For years we have been training people to be better patients. We've focused on preparing them for the moment they enter the healthcare system — from an annual wellness visit to advanced medical treatment and everything in between. For patients, best practices state they list and describe symptoms answering the what, where, when, and how often of their health concerns; that they bring information about any current prescriptions, over-the-counter drugs, vitamins, or supplements they may be taking.
Perhaps more importantly, we ask them to bring a friend or family member as an advocate with them, someone that can speak for the patient and help them better understand the care they need.
We've also asked patients to be active in helping their providers develop a personalized care plan by asking questions and by listening and learning. As part and parcel, we encourage the patient's healthcare advocate to partake in this process to focus more on recovery. And lastly, we urge not only patients to complete their follow up; we ask that their advocates encourage and support the completion of the treatment plan.
Do you notice a common theme? Patients and the healthcare system alike rely on healthcare advocates. Whether a family member, friend, trusted coworker or a hired professional ask questions, these individuals write down information and speak up for a patient.
An advocate helps the patient to understand an illness, treatment options, and lifestyle changes. They do this to get the care and resources needed to reach the best quality of life. Advocates play a vital role in ensuring that the patient's wants, needs, and preferences are taken into account when making a healthcare decision. They also communicate outside factors that may be impeding a patient from gaining or maintaining health.
Essentially, advocates enforce checks and balances within the system.
Despite the significant role of the healthcare advocate, we have seen increased restrictions on moving freely within healthcare and hospital systems for more than a year. We've seen policies limiting advocates, be it, family or friends, from visiting patients unless medically necessary.
We've even seen end-of-life and labor and delivery patients left to fend for themselves in the name of safety. Removing these family members from patient care has resulted in declining quality of care. By their very circumstance, patients are at their most vulnerable, sometimes very sick, many times in crisis mode, and most of them need someone there to help them. They cannot process the diagnosis and treatment options simultaneously.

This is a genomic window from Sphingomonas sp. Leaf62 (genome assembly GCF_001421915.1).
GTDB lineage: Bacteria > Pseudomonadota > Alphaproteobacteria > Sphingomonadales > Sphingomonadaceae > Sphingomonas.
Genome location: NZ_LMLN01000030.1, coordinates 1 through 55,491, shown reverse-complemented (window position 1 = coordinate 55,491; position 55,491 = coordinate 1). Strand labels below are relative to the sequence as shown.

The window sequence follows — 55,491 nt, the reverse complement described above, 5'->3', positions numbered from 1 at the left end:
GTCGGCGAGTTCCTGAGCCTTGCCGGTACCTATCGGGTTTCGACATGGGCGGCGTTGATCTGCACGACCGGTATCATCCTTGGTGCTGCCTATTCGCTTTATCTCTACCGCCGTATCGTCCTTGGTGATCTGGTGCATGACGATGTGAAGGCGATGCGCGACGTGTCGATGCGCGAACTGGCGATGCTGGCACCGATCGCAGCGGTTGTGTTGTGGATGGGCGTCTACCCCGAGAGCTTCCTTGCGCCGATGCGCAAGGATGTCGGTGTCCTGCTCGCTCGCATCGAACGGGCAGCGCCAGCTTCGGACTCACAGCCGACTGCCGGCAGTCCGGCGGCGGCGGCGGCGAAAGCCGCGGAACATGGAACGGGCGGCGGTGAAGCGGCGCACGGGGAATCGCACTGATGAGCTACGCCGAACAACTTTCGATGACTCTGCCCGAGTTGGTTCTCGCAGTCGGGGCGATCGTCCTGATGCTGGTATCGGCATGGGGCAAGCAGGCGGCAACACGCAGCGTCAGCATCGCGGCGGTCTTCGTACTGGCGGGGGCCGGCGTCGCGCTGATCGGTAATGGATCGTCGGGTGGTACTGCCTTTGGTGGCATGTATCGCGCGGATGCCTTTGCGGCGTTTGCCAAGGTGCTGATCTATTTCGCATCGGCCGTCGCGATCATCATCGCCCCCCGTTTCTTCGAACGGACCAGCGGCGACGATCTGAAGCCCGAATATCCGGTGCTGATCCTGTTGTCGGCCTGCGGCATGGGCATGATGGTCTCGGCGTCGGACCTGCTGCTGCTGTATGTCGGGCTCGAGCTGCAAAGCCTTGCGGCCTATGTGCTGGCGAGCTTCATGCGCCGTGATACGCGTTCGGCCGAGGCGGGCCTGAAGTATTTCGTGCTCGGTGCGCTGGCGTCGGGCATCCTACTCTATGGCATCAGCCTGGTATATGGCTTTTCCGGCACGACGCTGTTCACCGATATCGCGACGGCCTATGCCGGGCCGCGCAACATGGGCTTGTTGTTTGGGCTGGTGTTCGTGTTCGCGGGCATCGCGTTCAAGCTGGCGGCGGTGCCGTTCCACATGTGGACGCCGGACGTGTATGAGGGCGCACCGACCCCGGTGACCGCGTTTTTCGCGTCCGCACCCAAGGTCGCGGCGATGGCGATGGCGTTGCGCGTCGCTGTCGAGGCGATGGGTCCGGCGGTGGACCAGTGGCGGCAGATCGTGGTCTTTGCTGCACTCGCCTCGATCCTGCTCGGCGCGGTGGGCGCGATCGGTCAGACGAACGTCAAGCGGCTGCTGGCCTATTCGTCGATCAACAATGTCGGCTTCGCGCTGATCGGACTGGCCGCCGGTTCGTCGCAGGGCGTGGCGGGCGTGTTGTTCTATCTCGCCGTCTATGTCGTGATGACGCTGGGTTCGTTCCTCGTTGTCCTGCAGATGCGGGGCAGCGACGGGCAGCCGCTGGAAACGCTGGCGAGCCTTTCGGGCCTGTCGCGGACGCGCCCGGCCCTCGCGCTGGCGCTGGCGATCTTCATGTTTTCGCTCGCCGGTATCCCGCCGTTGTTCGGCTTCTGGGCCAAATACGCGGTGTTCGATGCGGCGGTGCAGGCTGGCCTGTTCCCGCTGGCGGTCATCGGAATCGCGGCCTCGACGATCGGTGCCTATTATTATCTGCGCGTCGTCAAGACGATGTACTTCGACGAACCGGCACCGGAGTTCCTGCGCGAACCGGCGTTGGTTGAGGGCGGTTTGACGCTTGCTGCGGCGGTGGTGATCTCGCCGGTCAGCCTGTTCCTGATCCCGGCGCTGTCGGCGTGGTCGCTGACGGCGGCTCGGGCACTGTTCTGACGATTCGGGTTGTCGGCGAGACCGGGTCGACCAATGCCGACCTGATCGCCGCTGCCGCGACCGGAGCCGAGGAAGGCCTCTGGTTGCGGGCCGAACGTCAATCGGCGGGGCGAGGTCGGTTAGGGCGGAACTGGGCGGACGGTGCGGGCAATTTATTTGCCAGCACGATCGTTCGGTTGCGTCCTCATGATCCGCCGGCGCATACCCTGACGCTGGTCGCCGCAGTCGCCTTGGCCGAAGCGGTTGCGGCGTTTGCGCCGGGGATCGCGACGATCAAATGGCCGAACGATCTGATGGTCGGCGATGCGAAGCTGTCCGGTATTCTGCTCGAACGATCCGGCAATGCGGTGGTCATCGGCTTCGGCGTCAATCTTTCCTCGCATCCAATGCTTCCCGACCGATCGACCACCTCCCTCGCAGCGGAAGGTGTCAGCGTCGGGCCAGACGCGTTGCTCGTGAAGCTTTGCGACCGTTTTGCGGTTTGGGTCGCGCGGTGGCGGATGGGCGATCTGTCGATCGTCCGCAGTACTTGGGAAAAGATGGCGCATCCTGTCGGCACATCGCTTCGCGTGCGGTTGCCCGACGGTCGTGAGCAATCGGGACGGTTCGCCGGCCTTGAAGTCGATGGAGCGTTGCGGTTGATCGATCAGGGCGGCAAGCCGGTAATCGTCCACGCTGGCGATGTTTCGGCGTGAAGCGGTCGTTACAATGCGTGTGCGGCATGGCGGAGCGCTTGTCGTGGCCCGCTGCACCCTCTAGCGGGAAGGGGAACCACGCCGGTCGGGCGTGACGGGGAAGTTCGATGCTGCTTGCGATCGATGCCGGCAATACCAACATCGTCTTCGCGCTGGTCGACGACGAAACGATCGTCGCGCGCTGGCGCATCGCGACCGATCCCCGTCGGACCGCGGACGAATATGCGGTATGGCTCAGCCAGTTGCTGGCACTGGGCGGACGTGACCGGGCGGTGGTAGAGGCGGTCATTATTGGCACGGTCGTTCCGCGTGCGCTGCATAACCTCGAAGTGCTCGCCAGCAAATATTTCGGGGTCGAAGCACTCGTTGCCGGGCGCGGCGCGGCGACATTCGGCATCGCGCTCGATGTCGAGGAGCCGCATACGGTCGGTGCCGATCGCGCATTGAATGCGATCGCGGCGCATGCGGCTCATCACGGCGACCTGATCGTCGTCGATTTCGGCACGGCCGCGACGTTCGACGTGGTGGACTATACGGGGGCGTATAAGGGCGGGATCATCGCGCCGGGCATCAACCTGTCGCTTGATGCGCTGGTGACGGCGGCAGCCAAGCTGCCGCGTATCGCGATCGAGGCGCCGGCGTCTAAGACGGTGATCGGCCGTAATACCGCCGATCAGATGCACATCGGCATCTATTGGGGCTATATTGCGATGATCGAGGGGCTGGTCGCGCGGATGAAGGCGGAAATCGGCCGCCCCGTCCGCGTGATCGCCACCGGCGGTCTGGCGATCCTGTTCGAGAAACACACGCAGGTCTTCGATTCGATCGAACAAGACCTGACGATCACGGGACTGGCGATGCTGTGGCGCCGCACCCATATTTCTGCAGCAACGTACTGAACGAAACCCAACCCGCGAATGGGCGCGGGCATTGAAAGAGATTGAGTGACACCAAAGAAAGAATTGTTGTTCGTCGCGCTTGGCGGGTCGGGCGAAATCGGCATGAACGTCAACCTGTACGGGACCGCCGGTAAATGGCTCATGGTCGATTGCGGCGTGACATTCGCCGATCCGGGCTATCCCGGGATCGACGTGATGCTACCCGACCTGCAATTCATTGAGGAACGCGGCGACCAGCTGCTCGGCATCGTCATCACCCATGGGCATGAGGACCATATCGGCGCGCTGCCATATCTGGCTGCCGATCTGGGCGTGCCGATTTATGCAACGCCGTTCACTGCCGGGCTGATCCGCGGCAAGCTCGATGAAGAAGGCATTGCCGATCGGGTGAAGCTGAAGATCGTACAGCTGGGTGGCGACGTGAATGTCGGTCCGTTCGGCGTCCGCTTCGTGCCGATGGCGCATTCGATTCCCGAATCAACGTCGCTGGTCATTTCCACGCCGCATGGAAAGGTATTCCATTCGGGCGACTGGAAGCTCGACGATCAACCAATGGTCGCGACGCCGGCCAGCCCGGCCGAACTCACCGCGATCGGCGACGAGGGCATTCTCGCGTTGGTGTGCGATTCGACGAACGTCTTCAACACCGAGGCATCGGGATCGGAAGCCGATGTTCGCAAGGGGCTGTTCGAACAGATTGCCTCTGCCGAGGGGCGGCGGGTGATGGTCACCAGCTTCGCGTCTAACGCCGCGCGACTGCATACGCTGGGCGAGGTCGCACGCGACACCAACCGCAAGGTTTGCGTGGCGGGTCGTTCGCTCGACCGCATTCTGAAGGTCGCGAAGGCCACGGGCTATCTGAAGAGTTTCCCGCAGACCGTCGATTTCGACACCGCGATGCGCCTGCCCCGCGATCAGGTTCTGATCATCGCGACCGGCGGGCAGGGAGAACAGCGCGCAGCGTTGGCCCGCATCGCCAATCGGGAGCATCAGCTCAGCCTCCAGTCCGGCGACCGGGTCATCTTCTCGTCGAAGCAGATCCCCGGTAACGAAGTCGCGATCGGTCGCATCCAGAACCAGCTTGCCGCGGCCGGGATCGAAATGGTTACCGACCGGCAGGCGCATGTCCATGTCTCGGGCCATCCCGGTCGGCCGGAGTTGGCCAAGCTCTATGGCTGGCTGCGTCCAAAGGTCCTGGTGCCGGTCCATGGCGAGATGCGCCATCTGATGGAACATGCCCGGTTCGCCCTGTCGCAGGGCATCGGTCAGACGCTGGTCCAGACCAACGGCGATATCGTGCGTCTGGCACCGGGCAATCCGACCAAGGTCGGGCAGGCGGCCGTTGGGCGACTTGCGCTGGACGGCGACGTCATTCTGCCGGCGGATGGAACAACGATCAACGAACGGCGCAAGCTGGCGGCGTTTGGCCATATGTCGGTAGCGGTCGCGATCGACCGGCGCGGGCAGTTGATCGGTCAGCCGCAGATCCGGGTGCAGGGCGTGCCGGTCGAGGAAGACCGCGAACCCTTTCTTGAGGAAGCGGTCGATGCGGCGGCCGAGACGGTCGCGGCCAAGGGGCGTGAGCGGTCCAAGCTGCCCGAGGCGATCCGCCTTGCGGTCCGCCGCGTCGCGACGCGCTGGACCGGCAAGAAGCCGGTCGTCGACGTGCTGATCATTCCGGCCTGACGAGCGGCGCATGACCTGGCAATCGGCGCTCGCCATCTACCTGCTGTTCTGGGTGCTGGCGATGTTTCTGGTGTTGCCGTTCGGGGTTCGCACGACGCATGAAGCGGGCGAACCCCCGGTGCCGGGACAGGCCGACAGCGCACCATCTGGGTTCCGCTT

Whether it's to communicate with their care team, insurer, or pharmacist or help schedule screenings, follow-up care, and other appointments, removing this support system from within a patient's reach can take away their ability to navigate the healthcare system successfully.
In tandem with this removal of a patient's best defense, their family, and advocates, hospital systems have been in states of nothing short of chaos over the past year-plus. Although things seem to be getting better, we've all seen the photos of exhausted healthcare professionals at the end of their shifts. The environment within some hospital wings has been that of a constant crisis, one in which shifts are stretched to the limit, protocols on care are sometimes evolving by the hour, and patient loads exceed staffing levels. If one can't find their way within such a vortex, the quality of patient care has nowhere to go but down. Indeed, from a particular perspective, it begs the question: Did the pandemic give providers and their operations permission to provide worse care?
I certainly hope not.
In a system that was already challenged and fragmented and now subject to new levels of stress due to the pandemic, the removal of our patient-support system, the removal of our advocates leaves us in the dark on who is receiving too much or too little care and who is receiving the right care at the right time.
My concern is for those patients who either can't speak up on their own or don't know what to say. Our friends, families, and advocates serve as a check to balance power within the healthcare system. Without them, I can only hope that our care teams will take a closer look at the patients alone in their care. I hope that when considering the course of treatment, especially for those patients who now find themselves alone, consider not only the problem but the whole person. And consider reaching out to a member of their family, a friend, or an advocate for good measure.
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